While it’s been long established that watching violent scenes increases aggression levels, a new study in the medical journal suggests that profanity in the media may have a similar effect. Pediatrics is the top-ranked journal in its field and among the top 2 percent most-cited scientific and medical journals in the world.
The study appears to be the first to examine the impact of profanity in the media, which sounds surprising considering how central language is to movie and TV ratings.
To explore this overlooked issue, scholars at Brigham Young University gathered information from 223 middle school students in the Midwest. The data is not longitudinal, but BYU family life professor Sarah Coyne explains that the statistical techniques applied give more clues than would simple correlation tests.
Specifically, the statistical modeling points to a chain reaction: Exposure to profanity is associated with acceptance and use of profanity, which in turn influence both physical and relational aggression.
“On the whole, it’s a moderate effect” said Coyne, the lead author of the Pediatrics study. “We even ran the statistical model the opposite way to test if the violent kids used more profanity and then sought it out in the media, but the first path we took was a much better statistical fit even when we tried other explanations.”
Brad Bushman, a media expert at Ohio State University who was not involved with the study, concurs after reviewing the research.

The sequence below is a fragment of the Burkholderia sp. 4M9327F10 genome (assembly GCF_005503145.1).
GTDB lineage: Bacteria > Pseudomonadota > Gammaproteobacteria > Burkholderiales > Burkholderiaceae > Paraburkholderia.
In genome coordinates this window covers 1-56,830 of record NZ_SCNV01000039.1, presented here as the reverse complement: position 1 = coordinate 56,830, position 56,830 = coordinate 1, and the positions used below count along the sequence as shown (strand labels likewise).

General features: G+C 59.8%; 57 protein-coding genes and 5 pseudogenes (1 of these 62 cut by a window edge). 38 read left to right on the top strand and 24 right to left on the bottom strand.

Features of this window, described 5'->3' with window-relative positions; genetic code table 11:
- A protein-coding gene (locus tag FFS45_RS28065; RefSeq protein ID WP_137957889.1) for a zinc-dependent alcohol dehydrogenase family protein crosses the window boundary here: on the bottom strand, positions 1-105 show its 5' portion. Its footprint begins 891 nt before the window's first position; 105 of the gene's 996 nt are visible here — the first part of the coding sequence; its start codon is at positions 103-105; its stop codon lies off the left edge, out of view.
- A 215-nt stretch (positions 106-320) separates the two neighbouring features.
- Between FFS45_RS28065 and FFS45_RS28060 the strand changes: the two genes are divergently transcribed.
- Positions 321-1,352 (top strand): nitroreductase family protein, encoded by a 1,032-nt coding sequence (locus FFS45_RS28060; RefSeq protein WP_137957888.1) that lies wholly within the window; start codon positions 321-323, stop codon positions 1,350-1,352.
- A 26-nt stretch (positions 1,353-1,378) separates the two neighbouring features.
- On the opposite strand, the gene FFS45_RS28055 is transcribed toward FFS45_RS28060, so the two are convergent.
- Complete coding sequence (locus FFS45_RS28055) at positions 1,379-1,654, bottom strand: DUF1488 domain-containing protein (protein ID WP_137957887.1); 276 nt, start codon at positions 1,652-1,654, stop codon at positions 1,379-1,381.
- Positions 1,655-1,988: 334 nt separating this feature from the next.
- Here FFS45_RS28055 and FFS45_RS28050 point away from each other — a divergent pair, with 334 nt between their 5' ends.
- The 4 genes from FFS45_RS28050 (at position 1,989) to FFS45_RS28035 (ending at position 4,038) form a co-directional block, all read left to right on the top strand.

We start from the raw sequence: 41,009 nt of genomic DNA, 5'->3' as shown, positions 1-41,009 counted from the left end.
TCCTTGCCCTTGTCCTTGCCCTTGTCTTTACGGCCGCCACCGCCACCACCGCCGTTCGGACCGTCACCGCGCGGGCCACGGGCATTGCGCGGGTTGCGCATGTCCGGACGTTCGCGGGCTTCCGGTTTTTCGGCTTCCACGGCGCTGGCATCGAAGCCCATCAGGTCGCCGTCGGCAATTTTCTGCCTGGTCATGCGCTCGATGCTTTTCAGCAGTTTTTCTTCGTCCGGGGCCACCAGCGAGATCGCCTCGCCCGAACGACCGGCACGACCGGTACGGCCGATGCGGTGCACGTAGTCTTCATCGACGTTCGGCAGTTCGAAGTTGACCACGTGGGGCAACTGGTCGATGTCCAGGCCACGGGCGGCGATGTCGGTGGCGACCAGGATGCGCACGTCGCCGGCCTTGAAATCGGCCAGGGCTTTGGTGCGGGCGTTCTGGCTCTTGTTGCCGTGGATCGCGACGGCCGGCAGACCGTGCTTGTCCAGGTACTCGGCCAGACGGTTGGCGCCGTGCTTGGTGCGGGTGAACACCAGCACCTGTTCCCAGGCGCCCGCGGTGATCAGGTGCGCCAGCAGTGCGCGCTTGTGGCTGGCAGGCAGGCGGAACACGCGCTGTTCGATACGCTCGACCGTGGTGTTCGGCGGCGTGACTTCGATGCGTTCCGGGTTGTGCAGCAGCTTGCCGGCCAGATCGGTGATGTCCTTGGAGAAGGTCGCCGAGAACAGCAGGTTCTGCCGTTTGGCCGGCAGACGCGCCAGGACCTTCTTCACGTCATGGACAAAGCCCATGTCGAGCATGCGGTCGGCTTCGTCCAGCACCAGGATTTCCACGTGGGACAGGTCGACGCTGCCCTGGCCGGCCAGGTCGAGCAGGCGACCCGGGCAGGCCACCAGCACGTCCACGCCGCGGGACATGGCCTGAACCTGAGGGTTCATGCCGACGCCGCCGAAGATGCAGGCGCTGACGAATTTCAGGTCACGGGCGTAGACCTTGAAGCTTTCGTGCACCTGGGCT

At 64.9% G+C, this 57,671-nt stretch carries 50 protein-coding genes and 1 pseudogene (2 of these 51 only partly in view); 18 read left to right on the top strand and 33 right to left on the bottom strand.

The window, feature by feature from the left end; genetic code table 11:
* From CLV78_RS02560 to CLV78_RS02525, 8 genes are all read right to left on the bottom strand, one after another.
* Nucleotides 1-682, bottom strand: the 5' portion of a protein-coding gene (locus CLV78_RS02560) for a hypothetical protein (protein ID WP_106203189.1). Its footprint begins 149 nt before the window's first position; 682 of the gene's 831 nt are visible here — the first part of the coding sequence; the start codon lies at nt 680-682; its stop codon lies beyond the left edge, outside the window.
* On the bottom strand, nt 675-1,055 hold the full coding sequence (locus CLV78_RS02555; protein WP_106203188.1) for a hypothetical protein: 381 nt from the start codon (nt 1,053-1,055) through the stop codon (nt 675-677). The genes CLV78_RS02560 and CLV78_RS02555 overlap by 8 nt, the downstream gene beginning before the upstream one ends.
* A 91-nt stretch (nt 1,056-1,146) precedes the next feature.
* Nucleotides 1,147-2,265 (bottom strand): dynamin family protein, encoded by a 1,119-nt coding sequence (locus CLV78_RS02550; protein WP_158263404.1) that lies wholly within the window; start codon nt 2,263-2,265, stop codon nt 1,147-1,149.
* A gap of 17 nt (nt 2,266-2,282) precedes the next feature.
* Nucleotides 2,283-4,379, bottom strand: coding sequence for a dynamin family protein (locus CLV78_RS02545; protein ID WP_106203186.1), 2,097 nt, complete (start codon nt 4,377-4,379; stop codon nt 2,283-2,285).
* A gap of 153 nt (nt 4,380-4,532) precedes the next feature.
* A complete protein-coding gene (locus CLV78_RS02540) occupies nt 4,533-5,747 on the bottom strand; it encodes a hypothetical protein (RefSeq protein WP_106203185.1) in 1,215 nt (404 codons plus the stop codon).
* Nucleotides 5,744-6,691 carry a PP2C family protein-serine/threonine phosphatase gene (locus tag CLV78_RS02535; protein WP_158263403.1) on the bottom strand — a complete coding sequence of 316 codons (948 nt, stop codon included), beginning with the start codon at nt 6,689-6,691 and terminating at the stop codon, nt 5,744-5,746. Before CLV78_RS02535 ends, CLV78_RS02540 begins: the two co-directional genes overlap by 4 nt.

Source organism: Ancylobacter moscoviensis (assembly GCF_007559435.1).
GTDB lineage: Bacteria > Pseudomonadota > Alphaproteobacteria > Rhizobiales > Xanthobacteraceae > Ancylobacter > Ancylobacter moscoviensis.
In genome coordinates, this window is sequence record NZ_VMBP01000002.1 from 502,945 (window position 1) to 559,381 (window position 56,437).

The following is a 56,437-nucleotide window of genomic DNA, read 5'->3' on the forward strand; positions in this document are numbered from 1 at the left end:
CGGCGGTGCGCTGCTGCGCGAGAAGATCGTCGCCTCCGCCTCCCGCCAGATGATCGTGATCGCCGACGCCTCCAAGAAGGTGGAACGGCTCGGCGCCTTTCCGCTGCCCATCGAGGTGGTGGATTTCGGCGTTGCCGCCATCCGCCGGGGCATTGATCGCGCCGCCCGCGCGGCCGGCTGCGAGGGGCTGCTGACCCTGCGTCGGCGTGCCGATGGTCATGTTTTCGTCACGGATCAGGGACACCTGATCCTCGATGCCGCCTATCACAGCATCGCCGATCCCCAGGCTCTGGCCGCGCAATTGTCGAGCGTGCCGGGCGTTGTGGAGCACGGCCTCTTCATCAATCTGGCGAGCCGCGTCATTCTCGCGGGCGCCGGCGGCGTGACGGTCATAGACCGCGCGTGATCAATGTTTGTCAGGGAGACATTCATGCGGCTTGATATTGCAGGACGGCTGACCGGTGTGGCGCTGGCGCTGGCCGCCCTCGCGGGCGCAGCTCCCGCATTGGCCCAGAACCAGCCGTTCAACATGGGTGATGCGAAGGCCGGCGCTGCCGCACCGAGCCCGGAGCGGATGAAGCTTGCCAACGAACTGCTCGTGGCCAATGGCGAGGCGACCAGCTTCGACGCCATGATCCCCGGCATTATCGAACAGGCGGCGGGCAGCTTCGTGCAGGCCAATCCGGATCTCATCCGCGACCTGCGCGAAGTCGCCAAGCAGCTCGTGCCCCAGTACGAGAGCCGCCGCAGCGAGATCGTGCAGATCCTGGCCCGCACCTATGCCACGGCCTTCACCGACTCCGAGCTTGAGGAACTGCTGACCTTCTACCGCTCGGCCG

“This research shows that profanity is not harmless,” said Bushman, a mass communications professor. “Children exposed to profanity in the media think that such language is ‘normal,’ which may reduce their inhibitions about using profanity themselves. And children who use profanity are more likely to aggress against others. These are very important findings for parents, teachers, and pediatricians.”
The connection between profanity and adolescent aggression remained significant even while accounting for the influence of portrayals of aggression in the shows and games popular with the middle school students involved in the study.
“Profanity is kind of like a stepping stone,” Coyne said. “You don’t go to a movie, hear a bad word, and then go shoot somebody. But when youth both hear and then try profanity out for themselves it can start a downward slide toward more aggressive behavior.”
In one regard, Coyne says the ratings systems were “ahead of their time” by steering young people away from profanity without scientific research to state why. Yet she also sees a new gap in the video game ratings system when it comes to educating parents about games that enable online interaction between players.
Coyne and other BYU faculty and students adhere to BYU’s “Honor Code” which includes a commitment to use clean language. Co-authors on the study include former grad student Laura Stockdale, Professor David Nelson and current grad student Ashley Fraser.